FREE COUNTRY: We live in a wonderful country that allows citizens to participate in their government, political campaigns and to vote. I support and cherish these gifts of freedom.
CHILDISH POLITICAL SIGNS: What I do not cherish is the juvenile grade school kiddie practice of posting campaign signs all over town. These signs are a visual blight and in some cases a danger to the very citizens whose vote the politicians seek.
I apologize to those who will rail against my next frank and judgmental statement. Any voter who votes based on the number and/or color scheme of a political sign(s) is an idiot and is too dangerous a thinker to be allowed to vote. That kind of voting behavior fairly well duplicates that of the voter who has had a lobotomy.
Signs tell us nothing substantive about a candidate other than who might have the most sign money and on occasion who might have a deceptive personality. Generally, we cannot really tell which candidate deserves our vote by looking at signs with only a few exceptions.
The sign game goes like this. The more signs a candidate can post, the more name familiarization a candidate can gain. The candidate with the most signs gives the impression that he or she is the candidate with the most money and power and in doing so tries to create the impression that they are the candidate worthy of your vote.
Dale Washam gained his post as Pierce County Assessor – Treasurer, in part, with a decades long game of sign posting. Some Washam signs were posted 24 / 7 for decades even when there was no election pending such as the sign on SR 512, that said something like, “Vote For Washam And Let Him Serve”. Look how that turned out.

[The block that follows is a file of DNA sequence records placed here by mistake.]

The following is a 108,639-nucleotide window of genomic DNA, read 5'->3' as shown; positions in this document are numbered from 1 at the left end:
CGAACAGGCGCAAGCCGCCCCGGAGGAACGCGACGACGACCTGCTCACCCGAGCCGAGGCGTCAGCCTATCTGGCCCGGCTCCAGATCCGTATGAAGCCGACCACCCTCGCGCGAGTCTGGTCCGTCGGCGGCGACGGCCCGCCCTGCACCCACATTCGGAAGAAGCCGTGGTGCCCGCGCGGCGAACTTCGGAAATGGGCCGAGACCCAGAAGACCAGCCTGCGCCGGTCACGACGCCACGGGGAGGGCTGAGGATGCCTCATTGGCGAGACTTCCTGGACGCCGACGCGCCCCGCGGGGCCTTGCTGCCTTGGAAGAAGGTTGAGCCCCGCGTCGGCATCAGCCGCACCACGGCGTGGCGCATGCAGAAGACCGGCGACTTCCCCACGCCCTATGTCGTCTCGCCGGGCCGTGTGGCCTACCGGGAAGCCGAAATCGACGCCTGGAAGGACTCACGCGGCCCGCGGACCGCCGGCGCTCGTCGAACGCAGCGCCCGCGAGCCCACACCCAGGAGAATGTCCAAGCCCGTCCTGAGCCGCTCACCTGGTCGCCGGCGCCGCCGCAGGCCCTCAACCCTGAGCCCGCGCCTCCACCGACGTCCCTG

I have even seen deceptive campaign signs where the candidate’s last name was emblazoned on the sign in huge letters, while the candidate’s first name was so tiny and in such an imperceptible color contrast you needed a magnifying glass to see the first name. All of that because the candidate’s father was a well known and highly respected politician. While the junior politician was not well known nor well thought of, he deceptively attempted to gain votes by riding on his father’s good name.
I can’t blame the candidates for playing the childish sign game. Unless everyone takes a united stand against signs, candidates are forced to post signs just to compete.
SIGN LAWS: Historically placing anything in the right of way including signs has been an unauthorized act. The exception is political signs. Yes, as is typical, politicians make laws, but always seem to exempt themselves from the rules they establish for the rest of us.
Politicians have the legal right to post their “Vote For Me” political signs in the right-of-way. In fact anyone caught removing or damaging political signs can find themselves in trouble with the law.
In some jurisdictions, if the sign has fallen over, it is considered trash and can be disposed of.